3 Ways to Live More Mindfully

3 Ways to Live More Mindfully September 12, 2018

Research validates the benefits of meditation and mindfulness techniques to reduce the stress and anxiety of modern living. In my latest book, Just Breathe: Meditation, Mindfulness, Movement and More, my intent is to share not only the basic practices of breathing, meditation, and mindfulness, but also honor how they can help you lead a more meaningful, fuller life.

Meditation and breathing exercises help you calm down in the moment, transitioning from a reactive response to stressful situations to a more reflective mode. Mindfulness techniques make you more aware of your body, thoughts and surroundings, leading to more intuitive responses, empathy, and smarter living.

I learned how to meditate when I was nine years old. At the time, my parents, Rita and Deepak Chopra, discovered meditation as a tool to help them in their busy, stressed lives, and they shared the practice with my brother and me. Meditation was transformative for my family’s life – the practice gave my parents silence, connection, emotional and physical healing.  Meditation helped me, as a child, focus better, regulate my emotions, and deal with the uncertainties of growing up in a more measured manner. Meditation was the most important gift my parents gave me. As a parent, I have shared meditation and mindfulness techniques with my daughters and their friends (and now in my new book).

Here are three ways to live more mindfully.

Learn to just breathe.
A deep breath can be transformational. Right now, as you are reading these words, slow down and take a deep breath.

Breathe in.
Breathe out.Try it again. Breathe in. Pause. And breathe out.

Your breath is an anchor that you can take with you anywhere. A conscious breath helps you slow down, and naturally calms a racing mind.

Try to take a few deep, conscious breaths throughout the day, particularly before you begin a new task or make a decision. A breath can help you feel in control, and focus on the moment.

Find one mindfulness practice that works for you.
There are many practices, across different wisdom traditions, that help you slow down, connect with your body and thoughts, and feel anchored to make better decisions.Here are some simple mindfulness practices you can try:

  • Eat a meal mindfully – before just gobbling up lunch today, take a moment to look at your food, notice the colors, and chew slowly, noting the nuances of flavors and textures.
  • Take a walk without your cell phone, no podcasts or music. Notice the temperature outside, the feel of the wind or sun on your skin, breathe in the air, and look around you.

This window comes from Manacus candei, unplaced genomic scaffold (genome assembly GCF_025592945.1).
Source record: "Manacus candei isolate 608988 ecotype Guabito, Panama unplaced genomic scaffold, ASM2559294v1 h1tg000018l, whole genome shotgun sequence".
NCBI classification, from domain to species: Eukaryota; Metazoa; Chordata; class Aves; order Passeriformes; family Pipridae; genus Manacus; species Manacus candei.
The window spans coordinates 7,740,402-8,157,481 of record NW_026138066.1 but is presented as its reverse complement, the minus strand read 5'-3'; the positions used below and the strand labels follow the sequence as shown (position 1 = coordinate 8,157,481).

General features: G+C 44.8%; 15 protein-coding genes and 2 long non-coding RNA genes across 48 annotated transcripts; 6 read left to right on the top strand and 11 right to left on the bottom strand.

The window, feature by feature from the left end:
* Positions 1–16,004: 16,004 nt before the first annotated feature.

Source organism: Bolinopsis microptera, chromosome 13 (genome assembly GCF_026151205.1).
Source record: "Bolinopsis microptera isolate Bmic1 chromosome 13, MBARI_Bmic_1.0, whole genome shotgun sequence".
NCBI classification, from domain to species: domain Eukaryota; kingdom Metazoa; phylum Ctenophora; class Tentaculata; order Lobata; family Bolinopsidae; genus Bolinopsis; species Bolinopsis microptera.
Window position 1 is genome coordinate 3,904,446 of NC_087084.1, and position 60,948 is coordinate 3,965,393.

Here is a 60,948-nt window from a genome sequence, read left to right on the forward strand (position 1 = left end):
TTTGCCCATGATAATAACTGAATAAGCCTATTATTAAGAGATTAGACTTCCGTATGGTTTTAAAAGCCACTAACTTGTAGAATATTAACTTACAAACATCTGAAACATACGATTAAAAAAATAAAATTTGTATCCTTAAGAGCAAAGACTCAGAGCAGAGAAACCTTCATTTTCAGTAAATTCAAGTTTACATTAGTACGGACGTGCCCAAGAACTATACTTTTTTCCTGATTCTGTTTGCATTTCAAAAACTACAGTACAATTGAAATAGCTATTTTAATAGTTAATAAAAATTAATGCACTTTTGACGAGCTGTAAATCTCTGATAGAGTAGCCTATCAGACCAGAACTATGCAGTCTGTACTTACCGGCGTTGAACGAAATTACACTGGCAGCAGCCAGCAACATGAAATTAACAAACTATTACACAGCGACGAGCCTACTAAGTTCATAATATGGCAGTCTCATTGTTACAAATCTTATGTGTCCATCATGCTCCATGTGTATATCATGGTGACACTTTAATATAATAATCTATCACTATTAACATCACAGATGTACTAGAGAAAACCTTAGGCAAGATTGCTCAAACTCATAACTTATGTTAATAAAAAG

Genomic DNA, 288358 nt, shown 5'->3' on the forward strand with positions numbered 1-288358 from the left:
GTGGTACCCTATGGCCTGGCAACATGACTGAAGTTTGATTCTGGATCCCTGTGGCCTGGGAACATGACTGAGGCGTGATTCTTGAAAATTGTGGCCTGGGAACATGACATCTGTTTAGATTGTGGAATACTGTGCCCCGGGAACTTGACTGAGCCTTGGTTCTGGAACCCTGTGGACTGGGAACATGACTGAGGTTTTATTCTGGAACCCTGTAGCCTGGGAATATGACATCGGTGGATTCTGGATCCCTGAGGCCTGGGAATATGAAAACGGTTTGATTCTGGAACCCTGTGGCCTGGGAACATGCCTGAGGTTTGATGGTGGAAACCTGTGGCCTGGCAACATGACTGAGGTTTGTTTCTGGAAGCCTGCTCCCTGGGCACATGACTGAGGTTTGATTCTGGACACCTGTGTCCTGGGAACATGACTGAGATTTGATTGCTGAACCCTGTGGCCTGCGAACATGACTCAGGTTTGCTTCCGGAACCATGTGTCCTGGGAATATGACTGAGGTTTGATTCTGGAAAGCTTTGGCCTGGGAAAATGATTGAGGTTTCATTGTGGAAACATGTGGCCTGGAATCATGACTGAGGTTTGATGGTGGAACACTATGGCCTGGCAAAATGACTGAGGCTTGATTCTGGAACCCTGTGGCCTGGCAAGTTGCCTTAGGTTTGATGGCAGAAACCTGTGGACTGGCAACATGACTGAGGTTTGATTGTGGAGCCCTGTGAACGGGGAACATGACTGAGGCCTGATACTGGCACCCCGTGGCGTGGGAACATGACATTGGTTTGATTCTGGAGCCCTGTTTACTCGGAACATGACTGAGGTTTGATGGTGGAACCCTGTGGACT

• Sit quietly for 2 minutes and just observe your breath. You may find that closing your eyes helps you feel more relaxed. If you fall asleep, take note that you need more rest tonight.
  • Think of one thing that you are grateful for before going to bed at night.

Ask questions.
Here are 3 questions my father, Deepak Chopra, guided my brother and me to ask when we were growing up: Who am I? What do I want? How can I serve?

Who am I? is about exploring who you beyond the labels like mom, sister, author, entrepreneur. With meditation practices, you experience your essence – that quiet space inside where your thoughts settle down and you became familiar with your presence, your soul.

What do I want? is about exploring your deepest desires. What are the qualities you want in your life – love, connection, inspiration, a sense of purpose?

How can I serve? is about exploring how you can contribute to your community and the planet. Every one of us has the capacity to serve — as parents, co-workers, friends, leaders and members of our community.

In my TedX talk, I shared how Eckhart Tolle reminded me that living with intent means doing your part, authentically and joyfully, to raise the frequency of this planet in whatever way you can. This may be through volunteering, contributing to causes you believe in, building a company, participating in something you are passionate about, or taking care of loved ones.

These techniques can be transformative in the workplace, in schools, and in families. I encourage you to explore and have fun trying different techniques, sharing them with your kids, friends and co-workers. Asking questions together can create a bond that is powerful and also transformative for your community.

So little is required to begin living mindfully. Take this moment to stop right where you are and breathe. Be grateful. Ask yourself who you are. May these little moments build into a solid practice of calling your mind back to center when it starts to run away.

Article by Mallika Chopra 

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